In April this year, the European Commission authorised the use of Antarctic krill lipid extract in food supplements following a positive European Food Safety Authority (EFSA) opinion.
EFSA outlined safe maximum concentrations of 3 g per day for the general population and 450 mg per day for women during pregnancy and breastfeeding.
Rimfrost's competitor Aker Biomarine first applied for the high dose extension to its already-granted 2009 novel food approval back in September 2014.
The new parameters granted as a result have opened up a whole host of health claim opportunities for krill markets and the green light has seen a flurry of activity from krill players to capitalise on this.
Speaking with us at its offices in Fosnavåg in Norway, Rimfrost (formerly Olympic Seafood) said the dosages could help combat stagnation seen in the krill market in recent years.
As a result the company was launching two new products: a high concentration krill oil and a krill powder.
Rimfrost branded oil boasts 60% phospholipid concentration and 250 mg/g EPA/DHA as well as choline content and 600 micrograms of astaxanthin.
This means the following health claims can be made on pack:
-EPA/DHA contributes to the normal function of the heart
-DHA contributes to the maintenance of normal brain function
-DHA contributes to the maintenance of normal vision
-High in omega-3 fatty acids
-Choline contributes to normal liver function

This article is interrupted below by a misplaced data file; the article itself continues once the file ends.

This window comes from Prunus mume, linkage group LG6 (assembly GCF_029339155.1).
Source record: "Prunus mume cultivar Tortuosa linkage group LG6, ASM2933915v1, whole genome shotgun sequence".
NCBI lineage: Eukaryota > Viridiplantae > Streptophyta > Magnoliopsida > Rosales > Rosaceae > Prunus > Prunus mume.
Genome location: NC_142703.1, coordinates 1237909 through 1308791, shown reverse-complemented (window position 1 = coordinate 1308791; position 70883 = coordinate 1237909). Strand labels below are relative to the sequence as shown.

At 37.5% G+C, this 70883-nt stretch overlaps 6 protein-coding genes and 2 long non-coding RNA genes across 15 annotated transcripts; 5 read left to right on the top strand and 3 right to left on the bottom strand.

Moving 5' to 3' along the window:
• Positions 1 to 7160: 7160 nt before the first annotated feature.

-Choline contributes to normal lipid metabolism
Yet while high in concentration, consumers would still have to take two capsules of the oil to get these health benefits and this has been highlighted as a key limitation of krill oil.
Asked why consumers would chose to take two pills instead of one pill of fish oil, which is also about half the price, vice president of European sales and marketing Henrik Traaholt told us the key differentiation was the choline health claims, astaxanthin content and reduced reflux.
Powder is the future
The company has also launched Rimfrost Pristine, a nutritional krill powder boasting 2.5 g/100 g EPA, 1.5 g/100 g DHA and 40 mg/kg of astaxanthin.
It claims the reddish powder has a low fresh shrimp-like smell and taste and can be used for supplements in capsules or as a functional food ingredient.
“Powdered omega-3 is the future,” Traaholt said.
With a shelf life of two years, the powder stood out from oils in its ability to be blended with other ingredients such as glucosamine and its levels of peptides, which are not found in the oils.
In the future glucosamine could even be made from krill shells instead of the prawns currently used.
“There’s a product to be made from the shells, but we’re not there yet,” Traaholt said.